No luck for Mr Luck – and other news from 100 years ago.

Featured image: C. Irwin seems to be an earlier version of Gordon Warren, a moruya man who won many prizes for his poultry. Cups, trophies, plaques and ribbons won by mr Warren are in our museum’s collection..


Shire-wide news extracts from the Moruya Examiner of 12 June 1920, provided by the Moruya & District Historical Society

RISE IN CHEESE.– A prices order was issued in Melbourne on Friday increasing the price of cheese, both wholesale and retail, by 1½d per lb. The order took effect from Monday and applies to all States.

SACCALINE AND SUDAN GRASS.—A trial of the above fodders were carried out on Mr. J. H. Martin’s farm during the past season with splendid results. The Sudan grass was sown in October 27, the first cut was taken on February 10, when the crop stood about seven feet high, and yielded at the rate of 14 tons to the acre; the second crop was cut at the end of April, and was of much finer quality than the preceding cut; it yielded at the rate of 7¼ tons to the acre. The Saccaline under favourable conditions attained a height of 14 feet, and gave the record yield of over 36 tons per acre, individual heads of seed weighing over half-a-pound. Both these fodder crops and highly recommended to dairy farmers and others. _ “Pambula Voice”

The repairs to the steamer Aughinish, which struck an unknown reef off Montague Island while coming to Sydney from Port Pirie, are expected to run into between £40,000 and £50,000.

New York merchants have commenced a price cutting craze, and reduction of from 20 to 25 per cent. In the prices of clothing and other cotton goods are advertised.  It is a pity the craze would not spread to Australia.

Australian rabbit and opossum skins brought the highest prices on record at American fur sales this winter. Australian rabbit skins, which, when made up, are popular under the name of toney seal, were sold up to 16s 8d a lb., and for opossum pelts from 14s to 16s a skin was paid.

A BAD TIME.– Mr. Frank Luck, who had two of his fingers taken off by a circular saw about six weeks ago, is still nursing the injured hand. Another finger which was partly severed is causing a lot of trouble, and the Doctor is endeavouring to save its amputation.

Frank Luck with bicycle

MOGO (From our Correspondent)

– Its about time the community woke up—not only here, but all along the line—otherwise they will wake up and find themselves like the man in goal, hemmed in.  A pastoral lease of 17,000 acres now applied for, if granted, is going to give serious trouble in the near future, a fact not be denied when we remember the land scandals of other parts of NSW. A public meeting of protest was held in Mogo, when the situation and consequences were discussed and the decision of the meeting forwarded to the Minister for Lands.  What do our local governing bodies think of these Pastoral Leases? The result of timber dispute, it is hoped, will bring about big changes and improvements; and also the inquiries into land matters generally, giving a prospect of more sore heads than is caused by heavy-weight Jack Frost and other climatic conditions.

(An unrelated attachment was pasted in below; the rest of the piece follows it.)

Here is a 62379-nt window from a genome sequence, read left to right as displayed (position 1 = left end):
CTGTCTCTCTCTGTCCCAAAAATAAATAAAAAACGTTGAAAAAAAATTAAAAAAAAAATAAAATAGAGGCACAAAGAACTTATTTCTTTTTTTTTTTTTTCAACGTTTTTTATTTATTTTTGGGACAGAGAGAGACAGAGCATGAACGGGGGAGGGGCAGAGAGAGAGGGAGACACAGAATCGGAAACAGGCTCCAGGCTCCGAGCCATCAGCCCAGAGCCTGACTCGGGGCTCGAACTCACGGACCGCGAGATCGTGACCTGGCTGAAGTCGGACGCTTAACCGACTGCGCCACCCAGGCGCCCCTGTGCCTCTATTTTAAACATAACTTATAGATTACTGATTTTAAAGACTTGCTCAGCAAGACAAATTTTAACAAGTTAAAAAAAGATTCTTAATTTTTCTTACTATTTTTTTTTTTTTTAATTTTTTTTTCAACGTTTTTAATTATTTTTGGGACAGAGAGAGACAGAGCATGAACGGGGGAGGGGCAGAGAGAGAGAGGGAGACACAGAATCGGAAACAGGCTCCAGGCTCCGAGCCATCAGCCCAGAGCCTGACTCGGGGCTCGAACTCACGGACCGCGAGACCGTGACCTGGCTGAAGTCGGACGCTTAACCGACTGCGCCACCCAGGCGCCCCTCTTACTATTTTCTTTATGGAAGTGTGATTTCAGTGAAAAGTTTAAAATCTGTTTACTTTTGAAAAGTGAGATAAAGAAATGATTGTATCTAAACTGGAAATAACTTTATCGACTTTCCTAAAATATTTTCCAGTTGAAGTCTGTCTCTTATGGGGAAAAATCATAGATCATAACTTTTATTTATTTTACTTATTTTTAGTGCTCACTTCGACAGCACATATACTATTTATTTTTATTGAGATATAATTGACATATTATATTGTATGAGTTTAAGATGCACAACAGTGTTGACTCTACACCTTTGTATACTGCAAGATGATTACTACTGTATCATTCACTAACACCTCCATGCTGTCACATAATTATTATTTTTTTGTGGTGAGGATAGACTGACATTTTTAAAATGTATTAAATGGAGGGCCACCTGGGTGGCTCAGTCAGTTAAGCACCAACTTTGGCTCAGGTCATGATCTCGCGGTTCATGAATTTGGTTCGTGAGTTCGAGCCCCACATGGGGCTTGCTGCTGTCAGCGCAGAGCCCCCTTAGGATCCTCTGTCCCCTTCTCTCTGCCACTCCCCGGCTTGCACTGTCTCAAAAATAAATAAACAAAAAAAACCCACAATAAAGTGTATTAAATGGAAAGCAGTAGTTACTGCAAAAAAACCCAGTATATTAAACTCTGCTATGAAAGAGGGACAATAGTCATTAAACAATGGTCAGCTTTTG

– Our local footballers need to acquire the nack of some luck, when they saunter forth to test the mettle and ability of other teams. Saturday last, playing against Bodalla team, out chaps were defeated.


The fourth Annual Show under the auspices of the local Poultry Club was held in the A. & P. Society’s pavilion on Wednesday, and considering the limited time in which the fanciers had to fatten up and groom their special pets, there was an excellent display of birds. The hall was transformed for the occasion and was fitted up with poultry pens in the centre, which gave the public an opportunity of viewing the fowls from all points… Mr C. Irwin, who was successful in securing the Reserve Champion with his handsome Barred Rock hen, had no less than 23 birds competing….

WATTLE BARK. Despite the increased input of hides by tanners the demand for bark continues very slack and as arrivals from the South Coast are unusually heavy prospects point to a further reduction in values.  The bulk of the bark in brokers’ hands is of indifferent quality, sapling strippings preponderating.  Tanners are always averse to the purchase of this class and to effect sales late quotations are likely to be materially reduced.  Mouldy lines are also difficult to sell.  We quote best chopped £14 to £15, fair £13 to £13.10s, light £10 to £12, very light £8 to £9 per ton.

Screen Shot 2018-12-19 at 6.45.45 pmTwenty one 100 years ago booklets containing articles for the years 1899 to 1919 are available ($6 to $8ea) from the Museum.  Back copies of local newspapers can be viewed on microfilm at the Society’s Family History Research Library (Ph 4474 3224) situated at the rear of the Museum in Campbell St. Moruya.

Screen Shot 2018-12-19 at 6.45.45 pm

The Moruya Museum houses a collection of furniture, books, artefacts and memorabilia that is intended to show visitors something of the lives of the ordinary people of this community from the middle of the nineteenth century. Most items on display were donated by local families. 

To explore the museum’s online collection click HERE.

Click to read a copy of the current museum brochure.

One response to “No luck for Mr Luck – and other news from 100 years ago.”

  1. John Irwin Clarke Avatar
    John Irwin Clarke

    Con Irwin was my grandfather, and maintained his interest in poultry for the rest of his life. He also judged a shows along the South Coast. Most of his working life was spent as Cheesemaker at the Kiora Factory. He passed away in 1958

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